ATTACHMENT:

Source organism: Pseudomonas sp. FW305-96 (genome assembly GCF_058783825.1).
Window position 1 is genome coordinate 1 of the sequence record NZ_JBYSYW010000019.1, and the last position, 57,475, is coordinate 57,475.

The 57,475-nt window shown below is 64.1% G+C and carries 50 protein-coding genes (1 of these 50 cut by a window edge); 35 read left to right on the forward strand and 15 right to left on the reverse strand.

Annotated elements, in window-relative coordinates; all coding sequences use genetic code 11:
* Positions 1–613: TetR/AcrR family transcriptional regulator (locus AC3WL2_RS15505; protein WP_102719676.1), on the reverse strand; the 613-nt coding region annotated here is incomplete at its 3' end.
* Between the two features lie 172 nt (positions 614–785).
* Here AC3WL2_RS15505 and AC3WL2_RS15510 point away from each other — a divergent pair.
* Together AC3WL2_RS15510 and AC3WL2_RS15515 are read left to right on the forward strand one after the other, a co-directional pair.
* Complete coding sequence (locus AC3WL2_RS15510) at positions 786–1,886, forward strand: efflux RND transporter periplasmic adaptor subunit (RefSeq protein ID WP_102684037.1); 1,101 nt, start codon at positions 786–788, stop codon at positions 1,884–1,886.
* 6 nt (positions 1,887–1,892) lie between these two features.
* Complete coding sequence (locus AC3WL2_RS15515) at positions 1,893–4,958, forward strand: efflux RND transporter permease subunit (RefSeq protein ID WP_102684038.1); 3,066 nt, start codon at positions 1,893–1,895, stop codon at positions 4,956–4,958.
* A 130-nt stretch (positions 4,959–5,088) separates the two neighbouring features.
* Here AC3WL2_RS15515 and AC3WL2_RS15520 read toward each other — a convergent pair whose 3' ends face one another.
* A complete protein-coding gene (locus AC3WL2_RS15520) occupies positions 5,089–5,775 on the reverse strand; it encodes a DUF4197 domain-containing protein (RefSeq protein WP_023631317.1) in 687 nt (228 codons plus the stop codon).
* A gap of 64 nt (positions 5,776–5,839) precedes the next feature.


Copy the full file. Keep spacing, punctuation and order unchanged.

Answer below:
Source organism: Pseudomonas sp. FW305-96 (genome assembly GCF_058783825.1).
Window position 1 is genome coordinate 1 of the sequence record NZ_JBYSYW010000019.1, and the last position, 57,475, is coordinate 57,475.

The 57,475-nt window shown below is 64.1% G+C and carries 50 protein-coding genes (1 of these 50 cut by a window edge); 35 read left to right on the forward strand and 15 right to left on the reverse strand.

Annotated elements, in window-relative coordinates; all coding sequences use genetic code 11:
* Positions 1–613: TetR/AcrR family transcriptional regulator (locus AC3WL2_RS15505; protein WP_102719676.1), on the reverse strand; the 613-nt coding region annotated here is incomplete at its 3' end.
* Between the two features lie 172 nt (positions 614–785).
* Here AC3WL2_RS15505 and AC3WL2_RS15510 point away from each other — a divergent pair.
* Together AC3WL2_RS15510 and AC3WL2_RS15515 are read left to right on the forward strand one after the other, a co-directional pair.
* Complete coding sequence (locus AC3WL2_RS15510) at positions 786–1,886, forward strand: efflux RND transporter periplasmic adaptor subunit (RefSeq protein ID WP_102684037.1); 1,101 nt, start codon at positions 786–788, stop codon at positions 1,884–1,886.
* 6 nt (positions 1,887–1,892) lie between these two features.
* Complete coding sequence (locus AC3WL2_RS15515) at positions 1,893–4,958, forward strand: efflux RND transporter permease subunit (RefSeq protein ID WP_102684038.1); 3,066 nt, start codon at positions 1,893–1,895, stop codon at positions 4,956–4,958.
* A 130-nt stretch (positions 4,959–5,088) separates the two neighbouring features.
* Here AC3WL2_RS15515 and AC3WL2_RS15520 read toward each other — a convergent pair whose 3' ends face one another.
* A complete protein-coding gene (locus AC3WL2_RS15520) occupies positions 5,089–5,775 on the reverse strand; it encodes a DUF4197 domain-containing protein (RefSeq protein WP_023631317.1) in 687 nt (228 codons plus the stop codon).
* A gap of 64 nt (positions 5,776–5,839) precedes the next feature.